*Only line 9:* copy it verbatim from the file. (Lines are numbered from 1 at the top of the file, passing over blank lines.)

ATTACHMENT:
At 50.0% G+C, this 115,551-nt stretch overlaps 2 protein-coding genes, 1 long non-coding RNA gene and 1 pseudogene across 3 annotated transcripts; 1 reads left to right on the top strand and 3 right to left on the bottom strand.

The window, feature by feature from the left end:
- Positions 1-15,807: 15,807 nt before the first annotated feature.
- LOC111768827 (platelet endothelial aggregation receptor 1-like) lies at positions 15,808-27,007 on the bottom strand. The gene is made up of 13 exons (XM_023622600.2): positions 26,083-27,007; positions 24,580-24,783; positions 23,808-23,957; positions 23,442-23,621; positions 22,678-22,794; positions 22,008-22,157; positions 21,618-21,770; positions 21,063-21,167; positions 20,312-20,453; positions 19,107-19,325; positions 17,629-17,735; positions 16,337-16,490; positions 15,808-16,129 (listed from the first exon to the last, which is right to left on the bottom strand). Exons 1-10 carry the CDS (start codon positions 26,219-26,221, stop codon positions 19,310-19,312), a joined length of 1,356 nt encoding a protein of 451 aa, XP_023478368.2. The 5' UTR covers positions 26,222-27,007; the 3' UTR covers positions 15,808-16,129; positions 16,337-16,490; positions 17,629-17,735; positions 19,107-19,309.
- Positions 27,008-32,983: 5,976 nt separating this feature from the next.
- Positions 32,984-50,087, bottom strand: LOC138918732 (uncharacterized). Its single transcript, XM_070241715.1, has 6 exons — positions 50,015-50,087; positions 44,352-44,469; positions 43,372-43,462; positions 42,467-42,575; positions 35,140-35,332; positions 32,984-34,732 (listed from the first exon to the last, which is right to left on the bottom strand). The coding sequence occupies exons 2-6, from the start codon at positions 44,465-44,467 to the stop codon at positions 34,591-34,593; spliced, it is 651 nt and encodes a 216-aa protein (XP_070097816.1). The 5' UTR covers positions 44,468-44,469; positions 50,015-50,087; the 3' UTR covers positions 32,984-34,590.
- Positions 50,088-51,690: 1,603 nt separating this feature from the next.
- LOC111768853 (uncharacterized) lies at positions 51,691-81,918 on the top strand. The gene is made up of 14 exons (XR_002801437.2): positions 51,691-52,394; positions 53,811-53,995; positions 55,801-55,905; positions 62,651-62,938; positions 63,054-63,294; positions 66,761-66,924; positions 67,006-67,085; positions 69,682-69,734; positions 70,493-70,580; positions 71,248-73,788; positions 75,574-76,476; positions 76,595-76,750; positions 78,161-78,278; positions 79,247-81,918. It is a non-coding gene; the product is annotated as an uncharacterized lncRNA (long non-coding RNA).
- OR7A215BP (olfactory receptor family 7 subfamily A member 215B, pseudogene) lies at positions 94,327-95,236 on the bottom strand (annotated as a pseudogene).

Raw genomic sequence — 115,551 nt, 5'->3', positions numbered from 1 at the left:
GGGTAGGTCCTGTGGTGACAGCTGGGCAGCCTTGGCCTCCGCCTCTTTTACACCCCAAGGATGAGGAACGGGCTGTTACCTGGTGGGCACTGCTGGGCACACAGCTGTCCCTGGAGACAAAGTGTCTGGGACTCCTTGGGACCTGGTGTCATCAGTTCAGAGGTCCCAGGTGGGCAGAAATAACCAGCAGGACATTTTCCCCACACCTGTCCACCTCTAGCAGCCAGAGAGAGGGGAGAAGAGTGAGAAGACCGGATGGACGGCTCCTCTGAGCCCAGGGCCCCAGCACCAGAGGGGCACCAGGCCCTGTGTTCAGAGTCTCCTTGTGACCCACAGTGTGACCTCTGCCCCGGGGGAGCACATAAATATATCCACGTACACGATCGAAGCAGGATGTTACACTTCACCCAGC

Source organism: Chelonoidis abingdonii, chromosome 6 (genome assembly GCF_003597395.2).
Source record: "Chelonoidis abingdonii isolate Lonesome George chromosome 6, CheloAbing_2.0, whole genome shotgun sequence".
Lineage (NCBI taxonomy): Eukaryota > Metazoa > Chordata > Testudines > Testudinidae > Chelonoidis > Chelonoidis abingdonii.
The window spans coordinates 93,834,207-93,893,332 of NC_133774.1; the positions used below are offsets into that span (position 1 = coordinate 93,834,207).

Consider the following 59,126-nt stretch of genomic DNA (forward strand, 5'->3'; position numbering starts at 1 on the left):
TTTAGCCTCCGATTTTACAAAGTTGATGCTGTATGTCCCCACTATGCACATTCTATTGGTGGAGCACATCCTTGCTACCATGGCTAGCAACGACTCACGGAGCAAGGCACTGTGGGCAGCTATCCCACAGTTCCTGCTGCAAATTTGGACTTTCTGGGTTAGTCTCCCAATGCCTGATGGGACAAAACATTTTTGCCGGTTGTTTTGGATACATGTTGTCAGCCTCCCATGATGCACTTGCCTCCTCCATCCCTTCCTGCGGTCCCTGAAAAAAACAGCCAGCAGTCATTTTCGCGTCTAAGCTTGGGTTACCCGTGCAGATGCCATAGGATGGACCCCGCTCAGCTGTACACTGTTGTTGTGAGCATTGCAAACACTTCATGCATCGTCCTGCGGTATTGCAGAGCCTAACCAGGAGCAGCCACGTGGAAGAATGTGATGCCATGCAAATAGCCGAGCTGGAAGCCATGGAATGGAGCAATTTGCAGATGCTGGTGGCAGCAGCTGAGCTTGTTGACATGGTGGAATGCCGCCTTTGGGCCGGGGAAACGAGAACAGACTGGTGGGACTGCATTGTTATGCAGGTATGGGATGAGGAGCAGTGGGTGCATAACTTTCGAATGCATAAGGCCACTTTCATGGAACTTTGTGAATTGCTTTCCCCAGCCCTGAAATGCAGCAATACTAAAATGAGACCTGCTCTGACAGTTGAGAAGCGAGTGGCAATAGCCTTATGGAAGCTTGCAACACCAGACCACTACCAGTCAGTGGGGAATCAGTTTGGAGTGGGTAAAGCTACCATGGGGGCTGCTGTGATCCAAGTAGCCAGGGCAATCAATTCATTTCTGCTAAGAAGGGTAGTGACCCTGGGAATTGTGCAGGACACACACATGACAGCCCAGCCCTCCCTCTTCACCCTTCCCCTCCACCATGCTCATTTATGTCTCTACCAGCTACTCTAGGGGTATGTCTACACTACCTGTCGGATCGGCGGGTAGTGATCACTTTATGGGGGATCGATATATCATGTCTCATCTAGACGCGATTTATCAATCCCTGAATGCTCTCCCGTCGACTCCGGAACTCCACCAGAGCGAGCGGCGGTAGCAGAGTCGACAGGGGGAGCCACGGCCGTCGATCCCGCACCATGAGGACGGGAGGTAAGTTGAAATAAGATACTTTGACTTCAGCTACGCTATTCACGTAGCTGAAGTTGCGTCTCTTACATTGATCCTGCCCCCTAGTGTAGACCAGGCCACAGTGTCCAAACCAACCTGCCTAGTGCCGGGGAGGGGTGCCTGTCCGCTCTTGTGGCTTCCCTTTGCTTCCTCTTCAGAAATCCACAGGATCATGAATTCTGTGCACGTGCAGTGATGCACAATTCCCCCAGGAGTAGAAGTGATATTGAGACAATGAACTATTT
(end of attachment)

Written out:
- OR7A215BP (olfactory receptor family 7 subfamily A member 215B, pseudogene) lies at positions 94,327-95,236 on the bottom strand (annotated as a pseudogene).